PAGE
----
Be careful about confusing price increases or decreases with inflation.  We had excess money sloshing around due to excess borrowing.  Now money is evaporating according the the broad definition of plus credit.

Soon prices will start to is just that I am generally early....just ask my wife.


PS:  another thought, instead of jail let's stick HB executives in one of their foreclosed homes and force them to clean the algae infested pool with a toothbrush....after they have given back all the profits and performance bonuses.

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#4) On July 09, 2008 at 6:32 PM, cabuilderboy (85.14) wrote:

You just had to know, I wouldn't let you get away with this one. First, I will concede many of the big homebuilders do and did own their own mortgage companies, but you make the wrong assumption on who approved those loans. If you know anything about the homebuilding and lending market, which apparently I am going to teach you, the builder never approved one loan. Every loan was being underwritten to a certian underwriting standard (i.e. FNMA, FHLMC) which could then be securtized and sold by some financial genius in the secondary market. When the markets decided to relax underwriting criteria, in an attempt to acheive greater yields, approvals became easier and the lines to buy homes increased. With 300 people in line for 10 homes at a phase release, all with underwritten loan approvals, was the builder supposed to refuse to build because of an impending moral hazard???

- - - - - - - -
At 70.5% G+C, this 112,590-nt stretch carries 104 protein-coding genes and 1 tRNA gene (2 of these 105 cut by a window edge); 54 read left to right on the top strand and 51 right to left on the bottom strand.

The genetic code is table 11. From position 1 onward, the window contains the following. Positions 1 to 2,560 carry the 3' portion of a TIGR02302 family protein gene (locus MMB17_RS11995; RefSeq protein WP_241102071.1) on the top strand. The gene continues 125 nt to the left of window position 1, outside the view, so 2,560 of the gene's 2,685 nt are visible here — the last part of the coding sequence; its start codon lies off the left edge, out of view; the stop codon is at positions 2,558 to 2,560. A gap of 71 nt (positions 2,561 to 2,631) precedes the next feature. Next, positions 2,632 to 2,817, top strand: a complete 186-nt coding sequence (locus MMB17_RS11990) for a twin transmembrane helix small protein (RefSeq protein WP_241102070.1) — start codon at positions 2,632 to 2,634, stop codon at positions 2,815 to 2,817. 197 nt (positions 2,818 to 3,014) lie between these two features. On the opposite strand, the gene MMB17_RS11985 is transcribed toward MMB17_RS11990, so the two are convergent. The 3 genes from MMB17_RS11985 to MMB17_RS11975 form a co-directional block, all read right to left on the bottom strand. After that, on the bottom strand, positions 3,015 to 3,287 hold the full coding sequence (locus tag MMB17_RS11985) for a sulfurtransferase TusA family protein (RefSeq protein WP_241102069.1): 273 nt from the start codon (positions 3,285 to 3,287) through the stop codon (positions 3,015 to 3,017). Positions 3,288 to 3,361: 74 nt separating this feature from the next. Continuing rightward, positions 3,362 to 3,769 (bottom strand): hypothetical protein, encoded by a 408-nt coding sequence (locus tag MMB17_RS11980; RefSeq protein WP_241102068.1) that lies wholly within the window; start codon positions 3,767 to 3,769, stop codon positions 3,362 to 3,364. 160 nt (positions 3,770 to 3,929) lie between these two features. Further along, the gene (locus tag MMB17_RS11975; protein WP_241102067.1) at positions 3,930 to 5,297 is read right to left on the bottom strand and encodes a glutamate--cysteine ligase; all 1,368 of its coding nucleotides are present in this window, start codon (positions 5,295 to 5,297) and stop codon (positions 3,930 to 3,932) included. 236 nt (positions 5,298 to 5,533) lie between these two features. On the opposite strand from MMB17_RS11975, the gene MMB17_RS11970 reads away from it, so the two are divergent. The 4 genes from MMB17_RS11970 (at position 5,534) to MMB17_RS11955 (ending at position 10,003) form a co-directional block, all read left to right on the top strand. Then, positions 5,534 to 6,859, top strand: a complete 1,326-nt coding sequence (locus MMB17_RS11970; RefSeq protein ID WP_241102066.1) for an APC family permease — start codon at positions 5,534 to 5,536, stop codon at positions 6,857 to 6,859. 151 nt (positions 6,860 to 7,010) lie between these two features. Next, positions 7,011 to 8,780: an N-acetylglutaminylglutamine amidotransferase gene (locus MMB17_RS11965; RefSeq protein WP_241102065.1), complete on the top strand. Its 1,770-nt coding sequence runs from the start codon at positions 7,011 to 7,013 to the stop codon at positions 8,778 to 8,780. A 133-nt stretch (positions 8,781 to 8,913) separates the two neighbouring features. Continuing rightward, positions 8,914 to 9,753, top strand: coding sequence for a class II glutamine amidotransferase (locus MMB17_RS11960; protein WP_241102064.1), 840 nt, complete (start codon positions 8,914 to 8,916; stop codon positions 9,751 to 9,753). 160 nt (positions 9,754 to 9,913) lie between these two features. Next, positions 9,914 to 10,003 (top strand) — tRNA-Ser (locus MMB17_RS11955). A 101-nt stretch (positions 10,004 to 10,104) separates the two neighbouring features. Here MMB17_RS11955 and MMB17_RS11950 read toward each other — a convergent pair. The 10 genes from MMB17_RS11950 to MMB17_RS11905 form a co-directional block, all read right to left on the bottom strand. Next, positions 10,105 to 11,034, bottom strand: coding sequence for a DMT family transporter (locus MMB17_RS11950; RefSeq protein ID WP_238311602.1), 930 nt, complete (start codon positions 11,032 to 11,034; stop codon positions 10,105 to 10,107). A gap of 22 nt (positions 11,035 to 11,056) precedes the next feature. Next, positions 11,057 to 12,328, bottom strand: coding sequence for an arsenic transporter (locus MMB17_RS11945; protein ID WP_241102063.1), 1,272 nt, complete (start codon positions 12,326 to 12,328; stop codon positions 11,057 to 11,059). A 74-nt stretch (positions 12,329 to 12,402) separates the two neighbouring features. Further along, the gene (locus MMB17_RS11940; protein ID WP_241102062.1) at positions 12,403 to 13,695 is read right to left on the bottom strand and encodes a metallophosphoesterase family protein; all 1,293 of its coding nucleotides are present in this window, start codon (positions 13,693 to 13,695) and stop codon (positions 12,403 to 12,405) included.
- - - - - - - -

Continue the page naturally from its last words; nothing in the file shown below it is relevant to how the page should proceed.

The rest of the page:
Second, you assume the big builders of this world sold every home. Big Builders only sold about 50% of all home sold during 2002-2006. The rest of the sales were from guys like me without a mortgage company. I can't remember ever underwriting or approving a loan file?? I do remember people had no problem jumping on the price appreciation bandwagon thinking they were going to be the next Donald Trump Jr. If the person had a choice between a 30yr fixed with 20% down or a 3 year fixed interest only with a low teaser rate with no documentation or down payment, guess which one they would choose? Oh, maybe you are going to say builders developed the loan programs as well.

There is plenty of blame to go around, but focusing on the homebuilder is naive and unjustified. Since when should the homebuilder be your concience. If that were the case, the manager at McDonalds should be put in Jail!!!!

I don't mind your PSA's when they show your incessant bearishness, but save me from your ignorance as well.



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#5) On July 09, 2008 at 7:15 PM, alstry (< 20) wrote:


When you accuse someone of being ignorant, make sure you understand the law.  The fact that one has an accomplice to the crime does not absolve his behavior.

It's good to see you still have a pulse.  You have to understand that my sympathy rests with the independent HB who must run his business in a economically viable manner as he doesn't have access to wall street or private equity cash who gets paid upfront when the investment is made.  The irony is that it incentivizes the fund to pay up and make bad investments.

As a result, with free flowing cash to create the impression of growth, public HBs were engaging in practices that were detrimental to the entire industry and homeowners as well. 

Public HBs became like Steve and Berry's, growing for the sake of growth and not profits as the money had to be spent and the illusion maintained.  It was guys like you hurt who had to try to keep up on an uneven playing field.  At the beginning things worked in your favor...but post 2005, when standards began to tighen, guys like you got hosed as these guys played for show and not dough.